Cavalera Conspiracy - Blunt Force Trauma
Roadrunner Records
Thrash/Groove Metal
11 songs (34:14)
Release year: 2011
Cavalera Conspiracy , Roadrunner Records
Reviewed by Goat
Major event

If there’s one thing you can rely on post-Sepultura Max Cavalera to do, it’s pleasantly surprise you despite not coming near Arise and co. Soulfly had been gradually improving for a while, culminating in 2008’s excellent Conquer before slipping down a peg for last year’s Omen, and this team-up with his brother produced enjoyable results with 2008’s Inflikted, although again not even threatening to come anywhere near pre-Chaos AD Sepultura in quality. Despite that, there’s no denying that Max’s output of late has been pretty damn good. I’ve rated Max’s projects higher than the decent-but-disappointing Derrick Green-fronted Sepultura for a while now, and Blunt Force Trauma wastes little time in breaking open the big box of riffs and kicking A-Lex where the sun doesn’t shine. I’m interested to note that Max only has a finite amount of good songs in him, however – just as he seemed to keep the best songs from Inflikted for Conquer, so has he favoured Blunt Force Trauma at Omen’s expense – this is notably killer stuff from the first listen, and only gets better each time.

It’s notably more upfront and aggressive than Inflikted, with less tribal patter and meander and more grunts and riffs from Max, here joined by Soulfly guitarist Mark Rizzo and Fireball Ministry’s Johnny Chow on bass (with Igor on drums, of course). You’ll notice immediately that Blunt Force Trauma is shorter and tighter than its predecessor, too, opener Warlord being just over three minutes and only one song on the whole album passing the four minute mark. You’ll also notice that Max’s various extreme metal influences are clearly audible here, with a Bolt Thrower heaviness being audible on Torture beneath splashes of lead guitar. True, Lynch Mob’s guest spot from Agnostic Front’s Roger Miret will raise eyebrows, but the track’s hardly a foray into hardcore so much as a groovy thrash stomper. There’s a track called Thrasher here, for god’s sake – the message is pretty clear.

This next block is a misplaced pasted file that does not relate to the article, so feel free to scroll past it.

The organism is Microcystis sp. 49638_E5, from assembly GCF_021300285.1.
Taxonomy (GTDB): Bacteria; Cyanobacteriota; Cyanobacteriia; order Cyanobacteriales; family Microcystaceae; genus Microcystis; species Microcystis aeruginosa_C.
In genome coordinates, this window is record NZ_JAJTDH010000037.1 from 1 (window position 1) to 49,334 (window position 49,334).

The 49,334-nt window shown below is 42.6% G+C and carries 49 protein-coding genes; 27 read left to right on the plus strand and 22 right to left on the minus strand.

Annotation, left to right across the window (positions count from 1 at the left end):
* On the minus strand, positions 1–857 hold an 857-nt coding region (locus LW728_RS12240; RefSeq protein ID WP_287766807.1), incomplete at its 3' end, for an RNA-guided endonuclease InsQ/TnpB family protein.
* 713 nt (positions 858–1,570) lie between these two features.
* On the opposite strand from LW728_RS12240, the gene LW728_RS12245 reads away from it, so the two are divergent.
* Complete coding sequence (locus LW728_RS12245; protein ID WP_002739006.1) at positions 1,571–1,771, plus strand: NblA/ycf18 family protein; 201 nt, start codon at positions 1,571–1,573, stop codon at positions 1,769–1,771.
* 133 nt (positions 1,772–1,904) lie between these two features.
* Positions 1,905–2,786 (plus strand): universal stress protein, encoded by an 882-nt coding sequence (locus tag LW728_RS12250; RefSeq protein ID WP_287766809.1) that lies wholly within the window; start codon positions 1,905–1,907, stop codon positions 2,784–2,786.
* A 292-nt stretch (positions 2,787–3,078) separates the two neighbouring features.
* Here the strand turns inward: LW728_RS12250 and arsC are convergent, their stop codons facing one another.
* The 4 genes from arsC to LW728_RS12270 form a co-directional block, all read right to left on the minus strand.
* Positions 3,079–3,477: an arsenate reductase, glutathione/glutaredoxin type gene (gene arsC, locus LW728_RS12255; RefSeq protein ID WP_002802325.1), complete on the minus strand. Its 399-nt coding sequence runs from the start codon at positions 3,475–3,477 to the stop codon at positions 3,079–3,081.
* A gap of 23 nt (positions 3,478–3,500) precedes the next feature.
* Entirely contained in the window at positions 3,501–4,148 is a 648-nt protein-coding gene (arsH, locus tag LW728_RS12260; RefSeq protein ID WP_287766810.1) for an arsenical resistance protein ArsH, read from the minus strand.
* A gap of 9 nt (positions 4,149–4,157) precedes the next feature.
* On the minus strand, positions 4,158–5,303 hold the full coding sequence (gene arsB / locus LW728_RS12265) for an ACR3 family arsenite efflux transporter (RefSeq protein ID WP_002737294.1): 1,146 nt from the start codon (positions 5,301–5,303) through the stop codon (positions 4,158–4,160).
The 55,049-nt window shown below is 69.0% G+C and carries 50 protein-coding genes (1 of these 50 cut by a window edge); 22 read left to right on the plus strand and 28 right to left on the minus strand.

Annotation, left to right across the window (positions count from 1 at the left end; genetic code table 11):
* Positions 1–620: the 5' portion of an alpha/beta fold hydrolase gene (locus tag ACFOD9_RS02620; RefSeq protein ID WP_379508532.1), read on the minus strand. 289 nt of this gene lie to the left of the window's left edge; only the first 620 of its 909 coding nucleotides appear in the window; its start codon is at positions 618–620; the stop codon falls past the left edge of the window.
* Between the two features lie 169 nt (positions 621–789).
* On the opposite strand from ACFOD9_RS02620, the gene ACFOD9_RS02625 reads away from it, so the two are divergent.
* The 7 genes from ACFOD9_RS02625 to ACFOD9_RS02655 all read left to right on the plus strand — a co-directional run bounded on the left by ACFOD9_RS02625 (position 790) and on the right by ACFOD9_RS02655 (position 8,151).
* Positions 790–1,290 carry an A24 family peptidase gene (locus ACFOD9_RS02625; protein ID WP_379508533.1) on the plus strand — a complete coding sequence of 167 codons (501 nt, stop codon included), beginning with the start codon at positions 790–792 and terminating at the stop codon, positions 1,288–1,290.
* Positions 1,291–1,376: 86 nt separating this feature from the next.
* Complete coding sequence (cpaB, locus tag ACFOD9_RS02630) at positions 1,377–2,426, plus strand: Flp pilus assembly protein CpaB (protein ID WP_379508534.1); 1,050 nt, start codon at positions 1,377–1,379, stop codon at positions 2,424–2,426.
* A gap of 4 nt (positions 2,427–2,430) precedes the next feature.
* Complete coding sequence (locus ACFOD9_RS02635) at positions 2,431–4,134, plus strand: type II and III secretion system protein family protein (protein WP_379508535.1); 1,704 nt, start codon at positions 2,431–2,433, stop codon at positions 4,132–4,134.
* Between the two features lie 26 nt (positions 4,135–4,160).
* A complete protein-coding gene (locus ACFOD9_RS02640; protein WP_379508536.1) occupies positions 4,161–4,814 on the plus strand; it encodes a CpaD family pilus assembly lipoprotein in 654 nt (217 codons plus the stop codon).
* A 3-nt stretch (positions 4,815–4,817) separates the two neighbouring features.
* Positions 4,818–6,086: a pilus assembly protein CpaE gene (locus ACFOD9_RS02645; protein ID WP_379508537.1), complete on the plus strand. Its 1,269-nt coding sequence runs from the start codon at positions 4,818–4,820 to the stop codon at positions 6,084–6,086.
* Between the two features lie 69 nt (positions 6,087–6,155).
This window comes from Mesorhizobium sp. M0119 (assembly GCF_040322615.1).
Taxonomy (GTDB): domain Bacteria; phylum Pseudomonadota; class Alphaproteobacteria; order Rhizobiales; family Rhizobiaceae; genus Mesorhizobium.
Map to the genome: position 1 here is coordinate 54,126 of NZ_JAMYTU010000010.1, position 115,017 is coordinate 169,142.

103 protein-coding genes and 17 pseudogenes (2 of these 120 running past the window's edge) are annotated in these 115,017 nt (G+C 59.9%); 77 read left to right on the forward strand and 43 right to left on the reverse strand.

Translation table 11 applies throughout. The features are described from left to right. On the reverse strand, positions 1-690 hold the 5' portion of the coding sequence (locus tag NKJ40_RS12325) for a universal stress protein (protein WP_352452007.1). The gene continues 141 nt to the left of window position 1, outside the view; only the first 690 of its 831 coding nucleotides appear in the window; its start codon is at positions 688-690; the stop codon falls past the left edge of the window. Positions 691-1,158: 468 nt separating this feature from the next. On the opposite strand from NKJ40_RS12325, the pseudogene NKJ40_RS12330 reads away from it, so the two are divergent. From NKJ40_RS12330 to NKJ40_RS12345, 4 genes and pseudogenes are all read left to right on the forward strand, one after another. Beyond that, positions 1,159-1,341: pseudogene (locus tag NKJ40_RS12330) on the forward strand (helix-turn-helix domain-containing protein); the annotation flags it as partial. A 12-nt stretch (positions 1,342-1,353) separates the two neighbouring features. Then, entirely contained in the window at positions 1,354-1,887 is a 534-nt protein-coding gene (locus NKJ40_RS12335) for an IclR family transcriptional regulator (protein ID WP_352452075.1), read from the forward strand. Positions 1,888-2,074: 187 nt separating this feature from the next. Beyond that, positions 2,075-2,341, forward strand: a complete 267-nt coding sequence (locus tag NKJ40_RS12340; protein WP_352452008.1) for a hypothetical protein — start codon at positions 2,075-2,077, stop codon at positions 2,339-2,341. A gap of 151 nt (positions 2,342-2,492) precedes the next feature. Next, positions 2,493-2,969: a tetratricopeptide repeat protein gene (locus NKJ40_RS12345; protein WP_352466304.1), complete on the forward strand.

Make no mistake, this album is the closest that Max has been to classic thrash since leaving Sepultura, guitars in general much closer to Arise than Roots, and the likes of Burn Waco having a genuinely catchy brutality to them that is sure to go down a storm live. No-one could listen to Rasputin or Target with their cascading powerful riffage and be reminded of anything other than thrash. If there’s one step back towards the past it’s Killing Inside, ominous build-up to jumpdafuckup chorus complete with “I’m a nutter, me” lyrics – but it’s clearly ‘proper’ metal, using a tired template to positive means. A greater annoyance will be, as mentioned, Max’s dreadful lyrics – I Speak Hate’s intense and compelling chorus of ‘I speak hate/do you understand/I speak hate’ especially teethgrinding. Still, it’s a testament to the band that the surrounding metal stops you caring too much about such minor problems. Good metal needs no reason for existing other than itself, and Blunt Force Trauma more than makes the argument well enough.

Generally, when I’m listening to an album and writing a review I insert in the killing songs in the section below as I come to them. Imagine my surprise when I came to this point to discover that I’d filled in the entire tracklisting, and had to go back and relisten to pick out the crème de la crème! Fortunately, this is no chore – Blunt Force Trauma is an especially enjoyable modern thrash album, and Sepultura are going to have to pull something spectacular out of their hat later in the year if they want to be taken seriously again, never mind beating this.

Killing Songs :
Warlord, Torture, Lynch Mob, Killing Inside, Target, Burn Waco, Blunt Force Trauma
Goat quoted 87 / 100
Other albums by Cavalera Conspiracy that we have reviewed:
Cavalera Conspiracy - Inflikted reviewed by Goat and quoted 77 / 100
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